With the goal of being the most ubiquitous Web server in the world, the GoAhead Web Server is designed as an embedded Web server – perhaps not to meet the needs of today, but to meet the needs of tomorrow, when you’ll find a pervasive use of embedded systems in both the home and the workplace.
The GoAhead Web Server is one part of GoAhead’s Embedded Management Framework 2.0, which attempts to address all issues of future embedded-systems development. As such, GoAhead is a sleek little Web server with a very small footprint (the compiled version on a Windows CE machine is under 60K) , and its output is typically on the smaller side. It can service 20 requests per second on a 24-MHz 68040 and 50 requests per second on a 266-MHz Pentium.
With the goal of being the most ubiquitous Web server in the world, the GoAhead Web Server is designed as an embedded Web server
At the present, the source code for GoAhead Web Server is free – both in terms of royalties and licensing fees – for hardware developers. The rationale is similar to the business plans promulgated by every other open-source developer under the sun: the hope is that GoAhead will become the standard Web server in the embedded-systems world, piggybacking onto the expected rise in the implementation of smarter embedded systems.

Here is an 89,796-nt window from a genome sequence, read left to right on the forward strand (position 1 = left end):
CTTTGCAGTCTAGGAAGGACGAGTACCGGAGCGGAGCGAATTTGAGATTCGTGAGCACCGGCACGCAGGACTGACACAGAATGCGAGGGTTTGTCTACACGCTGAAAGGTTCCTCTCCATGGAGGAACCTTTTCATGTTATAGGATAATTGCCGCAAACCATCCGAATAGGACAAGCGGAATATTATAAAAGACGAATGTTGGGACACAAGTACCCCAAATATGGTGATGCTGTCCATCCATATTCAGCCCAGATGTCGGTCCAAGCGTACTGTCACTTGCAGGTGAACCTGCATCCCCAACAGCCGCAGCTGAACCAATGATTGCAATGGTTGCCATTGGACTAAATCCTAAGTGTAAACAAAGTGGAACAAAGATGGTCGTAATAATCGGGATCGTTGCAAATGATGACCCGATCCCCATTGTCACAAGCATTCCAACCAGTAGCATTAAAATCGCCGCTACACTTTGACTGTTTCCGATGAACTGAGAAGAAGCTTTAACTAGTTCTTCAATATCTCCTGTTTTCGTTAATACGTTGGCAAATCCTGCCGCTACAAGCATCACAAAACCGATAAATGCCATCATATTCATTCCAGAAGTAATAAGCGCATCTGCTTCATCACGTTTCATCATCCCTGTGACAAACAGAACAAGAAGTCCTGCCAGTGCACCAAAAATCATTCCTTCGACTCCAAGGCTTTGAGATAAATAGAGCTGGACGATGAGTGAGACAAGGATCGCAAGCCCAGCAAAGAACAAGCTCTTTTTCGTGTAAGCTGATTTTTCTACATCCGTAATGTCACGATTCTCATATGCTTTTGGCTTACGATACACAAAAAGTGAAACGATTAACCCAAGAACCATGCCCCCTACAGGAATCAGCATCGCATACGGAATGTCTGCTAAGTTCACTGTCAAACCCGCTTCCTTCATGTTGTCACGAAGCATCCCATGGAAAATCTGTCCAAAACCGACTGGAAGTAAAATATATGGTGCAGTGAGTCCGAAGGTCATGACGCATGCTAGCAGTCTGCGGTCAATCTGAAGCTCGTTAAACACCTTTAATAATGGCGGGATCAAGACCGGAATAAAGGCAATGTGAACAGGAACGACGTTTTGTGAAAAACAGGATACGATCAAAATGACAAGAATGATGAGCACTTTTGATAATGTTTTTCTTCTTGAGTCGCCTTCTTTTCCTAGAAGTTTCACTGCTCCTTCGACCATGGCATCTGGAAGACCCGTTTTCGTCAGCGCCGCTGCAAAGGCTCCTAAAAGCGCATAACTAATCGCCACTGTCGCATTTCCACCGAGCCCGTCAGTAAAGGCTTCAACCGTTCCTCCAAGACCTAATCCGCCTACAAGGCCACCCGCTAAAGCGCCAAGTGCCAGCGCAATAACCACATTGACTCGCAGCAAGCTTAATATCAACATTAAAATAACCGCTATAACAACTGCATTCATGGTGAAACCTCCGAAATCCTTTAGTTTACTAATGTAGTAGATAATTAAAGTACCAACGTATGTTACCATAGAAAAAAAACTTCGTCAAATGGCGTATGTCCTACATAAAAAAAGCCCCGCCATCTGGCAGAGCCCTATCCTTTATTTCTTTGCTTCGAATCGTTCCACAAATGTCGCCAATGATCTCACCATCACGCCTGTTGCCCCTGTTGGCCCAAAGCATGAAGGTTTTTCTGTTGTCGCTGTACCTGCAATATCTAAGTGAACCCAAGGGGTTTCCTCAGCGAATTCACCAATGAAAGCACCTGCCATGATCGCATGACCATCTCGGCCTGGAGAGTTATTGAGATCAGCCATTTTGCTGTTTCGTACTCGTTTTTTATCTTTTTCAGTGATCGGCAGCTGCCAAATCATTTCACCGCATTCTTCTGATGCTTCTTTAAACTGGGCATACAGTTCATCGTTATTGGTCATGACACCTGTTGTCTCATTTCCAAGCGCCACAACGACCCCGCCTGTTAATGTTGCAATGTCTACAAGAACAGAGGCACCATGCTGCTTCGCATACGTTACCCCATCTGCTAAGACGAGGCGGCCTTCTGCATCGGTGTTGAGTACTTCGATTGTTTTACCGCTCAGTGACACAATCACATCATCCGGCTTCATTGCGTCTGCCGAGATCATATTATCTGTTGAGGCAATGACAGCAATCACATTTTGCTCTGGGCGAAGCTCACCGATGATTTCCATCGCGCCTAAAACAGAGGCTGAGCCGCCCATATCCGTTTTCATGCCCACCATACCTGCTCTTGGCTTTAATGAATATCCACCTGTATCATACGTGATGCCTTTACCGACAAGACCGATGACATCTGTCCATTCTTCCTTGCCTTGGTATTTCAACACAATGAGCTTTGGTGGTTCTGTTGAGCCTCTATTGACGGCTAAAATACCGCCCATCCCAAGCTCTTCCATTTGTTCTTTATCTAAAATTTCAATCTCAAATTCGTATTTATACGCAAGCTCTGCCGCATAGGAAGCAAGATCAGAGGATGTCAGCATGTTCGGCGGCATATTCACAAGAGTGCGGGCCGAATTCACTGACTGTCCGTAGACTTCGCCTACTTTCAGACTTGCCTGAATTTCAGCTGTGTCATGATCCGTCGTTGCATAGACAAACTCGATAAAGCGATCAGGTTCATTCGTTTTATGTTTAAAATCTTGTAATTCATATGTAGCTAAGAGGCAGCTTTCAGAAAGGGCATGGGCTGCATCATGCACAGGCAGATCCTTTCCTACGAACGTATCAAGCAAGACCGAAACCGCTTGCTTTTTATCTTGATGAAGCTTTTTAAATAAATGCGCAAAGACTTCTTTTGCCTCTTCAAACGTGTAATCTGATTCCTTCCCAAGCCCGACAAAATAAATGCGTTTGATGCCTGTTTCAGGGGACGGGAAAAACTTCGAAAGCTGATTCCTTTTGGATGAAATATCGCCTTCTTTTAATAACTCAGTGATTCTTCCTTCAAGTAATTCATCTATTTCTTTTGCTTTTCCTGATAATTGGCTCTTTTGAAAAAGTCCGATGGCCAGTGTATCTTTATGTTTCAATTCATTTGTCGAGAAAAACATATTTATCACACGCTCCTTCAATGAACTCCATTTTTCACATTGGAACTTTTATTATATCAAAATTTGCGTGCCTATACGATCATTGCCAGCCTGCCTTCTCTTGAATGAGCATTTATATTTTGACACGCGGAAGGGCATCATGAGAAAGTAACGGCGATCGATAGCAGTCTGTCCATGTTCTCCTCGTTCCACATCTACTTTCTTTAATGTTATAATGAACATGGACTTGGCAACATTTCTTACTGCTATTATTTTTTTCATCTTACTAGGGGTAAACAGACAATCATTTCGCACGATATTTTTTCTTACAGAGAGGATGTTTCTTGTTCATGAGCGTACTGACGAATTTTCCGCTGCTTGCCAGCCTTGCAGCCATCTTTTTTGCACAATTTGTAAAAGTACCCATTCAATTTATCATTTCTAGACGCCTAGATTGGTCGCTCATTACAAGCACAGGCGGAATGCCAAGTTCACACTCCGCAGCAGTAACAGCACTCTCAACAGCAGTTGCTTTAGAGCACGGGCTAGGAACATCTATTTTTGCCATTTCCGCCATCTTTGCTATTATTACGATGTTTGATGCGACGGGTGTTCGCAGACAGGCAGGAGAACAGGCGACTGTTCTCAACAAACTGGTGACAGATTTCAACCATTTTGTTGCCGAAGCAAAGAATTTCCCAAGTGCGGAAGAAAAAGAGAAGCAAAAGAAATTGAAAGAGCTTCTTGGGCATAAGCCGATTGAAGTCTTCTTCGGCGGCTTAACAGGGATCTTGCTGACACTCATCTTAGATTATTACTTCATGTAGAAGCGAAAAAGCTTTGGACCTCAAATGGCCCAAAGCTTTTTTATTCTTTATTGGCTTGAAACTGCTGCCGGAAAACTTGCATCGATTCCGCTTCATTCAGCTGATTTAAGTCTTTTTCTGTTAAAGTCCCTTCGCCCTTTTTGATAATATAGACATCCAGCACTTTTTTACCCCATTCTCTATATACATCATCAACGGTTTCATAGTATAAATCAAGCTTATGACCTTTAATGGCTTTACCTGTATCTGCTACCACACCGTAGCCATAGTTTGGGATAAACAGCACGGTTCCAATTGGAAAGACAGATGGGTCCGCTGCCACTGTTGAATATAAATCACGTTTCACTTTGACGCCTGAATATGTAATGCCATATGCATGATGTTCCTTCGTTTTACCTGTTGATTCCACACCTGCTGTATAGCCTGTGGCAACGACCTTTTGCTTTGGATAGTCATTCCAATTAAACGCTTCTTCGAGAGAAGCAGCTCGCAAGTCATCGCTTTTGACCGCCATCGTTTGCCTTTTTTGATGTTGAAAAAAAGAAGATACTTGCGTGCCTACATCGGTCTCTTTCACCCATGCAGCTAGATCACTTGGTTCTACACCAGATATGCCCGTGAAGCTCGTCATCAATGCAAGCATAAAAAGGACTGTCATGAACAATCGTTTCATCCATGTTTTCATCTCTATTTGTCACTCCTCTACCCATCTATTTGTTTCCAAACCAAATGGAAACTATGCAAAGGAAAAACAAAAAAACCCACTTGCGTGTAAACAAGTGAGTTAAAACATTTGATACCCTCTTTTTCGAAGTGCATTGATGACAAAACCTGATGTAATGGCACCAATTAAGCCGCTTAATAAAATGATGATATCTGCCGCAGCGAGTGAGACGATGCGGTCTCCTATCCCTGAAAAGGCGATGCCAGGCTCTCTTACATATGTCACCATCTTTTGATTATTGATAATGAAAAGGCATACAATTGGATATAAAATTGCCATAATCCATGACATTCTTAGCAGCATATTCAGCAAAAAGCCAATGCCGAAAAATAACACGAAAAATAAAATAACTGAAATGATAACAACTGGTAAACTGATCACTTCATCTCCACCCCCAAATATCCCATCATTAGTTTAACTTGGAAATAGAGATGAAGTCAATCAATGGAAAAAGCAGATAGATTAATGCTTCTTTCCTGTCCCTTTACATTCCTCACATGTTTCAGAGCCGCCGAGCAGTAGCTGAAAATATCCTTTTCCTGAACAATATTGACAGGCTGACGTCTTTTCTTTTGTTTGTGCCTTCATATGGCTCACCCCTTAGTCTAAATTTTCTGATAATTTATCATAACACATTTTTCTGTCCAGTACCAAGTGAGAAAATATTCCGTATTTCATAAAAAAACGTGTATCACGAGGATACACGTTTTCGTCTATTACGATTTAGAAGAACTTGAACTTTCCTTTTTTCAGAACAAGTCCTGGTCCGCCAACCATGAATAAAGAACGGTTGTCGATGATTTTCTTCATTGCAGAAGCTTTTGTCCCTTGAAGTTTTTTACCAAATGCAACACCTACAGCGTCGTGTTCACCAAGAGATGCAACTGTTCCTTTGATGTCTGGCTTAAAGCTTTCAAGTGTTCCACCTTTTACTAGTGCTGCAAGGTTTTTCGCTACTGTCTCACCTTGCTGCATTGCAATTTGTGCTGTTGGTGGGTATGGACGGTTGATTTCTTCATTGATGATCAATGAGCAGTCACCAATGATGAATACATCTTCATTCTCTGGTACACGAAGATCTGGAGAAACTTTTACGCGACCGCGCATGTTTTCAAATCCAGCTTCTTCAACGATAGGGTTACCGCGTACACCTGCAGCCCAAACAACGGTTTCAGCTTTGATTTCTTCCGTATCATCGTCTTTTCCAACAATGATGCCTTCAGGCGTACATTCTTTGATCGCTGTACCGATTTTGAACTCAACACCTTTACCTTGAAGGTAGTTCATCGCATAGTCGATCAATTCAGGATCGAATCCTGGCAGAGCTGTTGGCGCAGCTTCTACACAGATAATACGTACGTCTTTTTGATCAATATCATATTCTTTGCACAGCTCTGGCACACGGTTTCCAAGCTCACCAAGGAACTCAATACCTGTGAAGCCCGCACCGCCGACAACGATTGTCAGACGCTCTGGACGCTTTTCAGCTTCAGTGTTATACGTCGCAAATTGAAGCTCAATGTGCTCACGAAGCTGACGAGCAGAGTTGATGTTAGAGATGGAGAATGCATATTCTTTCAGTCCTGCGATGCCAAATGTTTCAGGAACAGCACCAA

You could, in theory, use the GoAhead Web server in situations outside of the embedded-systems world (which we did when reviewing it), as the GoAhead Web Server distribution includes source code written in C, makefiles, and reference platforms for Windows CE, Wind River VxWorks, Linux, Lynx, QNX, and Windows 95/98/NT. It’s basically an HTTP 1.0 Web server (which includes support for basic encoding, the only security feature associated with the GoAhead Web Server), with some functionality borrowed from HTTP 1.1, including persistent connections.
The GoAhead Web Server is (admittedly) a niche product, and one that probably won’t garner a lot of interested outside of the embedded system world. But there are many analysts and computer-industry leaders – including Linux’s Linus Torvalds – who believe that an important part of the future of computing lies in embedded systems. And when that market reaches critical mass, the Go Ahead Web server will be ready to take advantage of that market momentum.
Cons: Active Server Page support means a commitment to Microsoft technology, minimal security features
New: Ports to Windows CE, Linux, Lynx, and QNX; a ROM packaging system for Web pages; 7 Release Notes
Upgrade Meter: 3
Version Reviewed: 2.0
Reviewed by: Kevin Reichard